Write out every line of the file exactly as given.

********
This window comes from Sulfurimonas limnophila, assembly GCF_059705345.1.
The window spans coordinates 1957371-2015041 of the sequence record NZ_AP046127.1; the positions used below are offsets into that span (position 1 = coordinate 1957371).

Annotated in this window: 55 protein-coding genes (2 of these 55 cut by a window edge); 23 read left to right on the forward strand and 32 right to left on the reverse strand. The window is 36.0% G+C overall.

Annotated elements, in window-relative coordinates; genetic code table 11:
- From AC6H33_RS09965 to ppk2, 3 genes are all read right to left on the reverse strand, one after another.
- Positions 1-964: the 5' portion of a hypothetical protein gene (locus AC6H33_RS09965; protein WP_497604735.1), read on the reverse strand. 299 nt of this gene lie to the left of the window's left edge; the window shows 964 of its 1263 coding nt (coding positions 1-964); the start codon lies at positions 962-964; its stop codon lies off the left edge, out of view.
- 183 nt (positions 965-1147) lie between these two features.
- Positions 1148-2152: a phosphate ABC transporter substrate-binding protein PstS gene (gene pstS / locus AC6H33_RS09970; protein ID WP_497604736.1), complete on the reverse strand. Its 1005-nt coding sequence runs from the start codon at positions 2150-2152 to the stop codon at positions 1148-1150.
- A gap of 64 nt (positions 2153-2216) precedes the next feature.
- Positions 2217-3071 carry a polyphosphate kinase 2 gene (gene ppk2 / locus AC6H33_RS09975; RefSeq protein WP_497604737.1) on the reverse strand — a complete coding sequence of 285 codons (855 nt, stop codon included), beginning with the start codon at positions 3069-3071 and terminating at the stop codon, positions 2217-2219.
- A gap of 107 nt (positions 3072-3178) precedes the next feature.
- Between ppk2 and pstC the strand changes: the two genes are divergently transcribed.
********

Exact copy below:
This window comes from Sulfurimonas limnophila, assembly GCF_059705345.1.
The window spans coordinates 1957371-2015041 of the sequence record NZ_AP046127.1; the positions used below are offsets into that span (position 1 = coordinate 1957371).

Annotated in this window: 55 protein-coding genes (2 of these 55 cut by a window edge); 23 read left to right on the forward strand and 32 right to left on the reverse strand. The window is 36.0% G+C overall.

Annotated elements, in window-relative coordinates; genetic code table 11:
- From AC6H33_RS09965 to ppk2, 3 genes are all read right to left on the reverse strand, one after another.
- Positions 1-964: the 5' portion of a hypothetical protein gene (locus AC6H33_RS09965; protein WP_497604735.1), read on the reverse strand. 299 nt of this gene lie to the left of the window's left edge; the window shows 964 of its 1263 coding nt (coding positions 1-964); the start codon lies at positions 962-964; its stop codon lies off the left edge, out of view.
- 183 nt (positions 965-1147) lie between these two features.
- Positions 1148-2152: a phosphate ABC transporter substrate-binding protein PstS gene (gene pstS / locus AC6H33_RS09970; protein ID WP_497604736.1), complete on the reverse strand. Its 1005-nt coding sequence runs from the start codon at positions 2150-2152 to the stop codon at positions 1148-1150.
- A gap of 64 nt (positions 2153-2216) precedes the next feature.
- Positions 2217-3071 carry a polyphosphate kinase 2 gene (gene ppk2 / locus AC6H33_RS09975; RefSeq protein WP_497604737.1) on the reverse strand — a complete coding sequence of 285 codons (855 nt, stop codon included), beginning with the start codon at positions 3069-3071 and terminating at the stop codon, positions 2217-2219.
- A gap of 107 nt (positions 3072-3178) precedes the next feature.
- Between ppk2 and pstC the strand changes: the two genes are divergently transcribed.